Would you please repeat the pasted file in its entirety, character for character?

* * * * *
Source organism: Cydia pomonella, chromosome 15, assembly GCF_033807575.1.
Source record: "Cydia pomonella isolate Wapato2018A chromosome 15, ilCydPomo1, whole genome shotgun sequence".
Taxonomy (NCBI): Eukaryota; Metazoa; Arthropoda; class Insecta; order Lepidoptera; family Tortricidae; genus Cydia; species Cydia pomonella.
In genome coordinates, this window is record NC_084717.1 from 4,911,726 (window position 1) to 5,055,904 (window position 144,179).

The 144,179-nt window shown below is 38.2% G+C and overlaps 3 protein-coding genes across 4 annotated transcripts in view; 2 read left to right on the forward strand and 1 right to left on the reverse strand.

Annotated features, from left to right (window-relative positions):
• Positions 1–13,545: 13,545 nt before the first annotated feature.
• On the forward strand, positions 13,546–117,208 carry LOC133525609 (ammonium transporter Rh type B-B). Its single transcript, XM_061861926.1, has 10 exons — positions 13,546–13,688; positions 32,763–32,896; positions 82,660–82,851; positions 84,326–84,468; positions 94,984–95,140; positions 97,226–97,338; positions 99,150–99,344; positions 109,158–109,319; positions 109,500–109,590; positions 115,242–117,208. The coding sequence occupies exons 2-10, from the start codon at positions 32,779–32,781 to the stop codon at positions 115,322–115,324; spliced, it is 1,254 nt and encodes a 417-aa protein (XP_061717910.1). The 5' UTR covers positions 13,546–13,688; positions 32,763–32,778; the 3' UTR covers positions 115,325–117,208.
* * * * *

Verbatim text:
Source organism: Cydia pomonella, chromosome 15, assembly GCF_033807575.1.
Source record: "Cydia pomonella isolate Wapato2018A chromosome 15, ilCydPomo1, whole genome shotgun sequence".
Taxonomy (NCBI): Eukaryota; Metazoa; Arthropoda; class Insecta; order Lepidoptera; family Tortricidae; genus Cydia; species Cydia pomonella.
In genome coordinates, this window is record NC_084717.1 from 4,911,726 (window position 1) to 5,055,904 (window position 144,179).

The 144,179-nt window shown below is 38.2% G+C and overlaps 3 protein-coding genes across 4 annotated transcripts in view; 2 read left to right on the forward strand and 1 right to left on the reverse strand.

Annotated features, from left to right (window-relative positions):
• Positions 1–13,545: 13,545 nt before the first annotated feature.
• On the forward strand, positions 13,546–117,208 carry LOC133525609 (ammonium transporter Rh type B-B). Its single transcript, XM_061861926.1, has 10 exons — positions 13,546–13,688; positions 32,763–32,896; positions 82,660–82,851; positions 84,326–84,468; positions 94,984–95,140; positions 97,226–97,338; positions 99,150–99,344; positions 109,158–109,319; positions 109,500–109,590; positions 115,242–117,208. The coding sequence occupies exons 2-10, from the start codon at positions 32,779–32,781 to the stop codon at positions 115,322–115,324; spliced, it is 1,254 nt and encodes a 417-aa protein (XP_061717910.1). The 5' UTR covers positions 13,546–13,688; positions 32,763–32,778; the 3' UTR covers positions 115,325–117,208.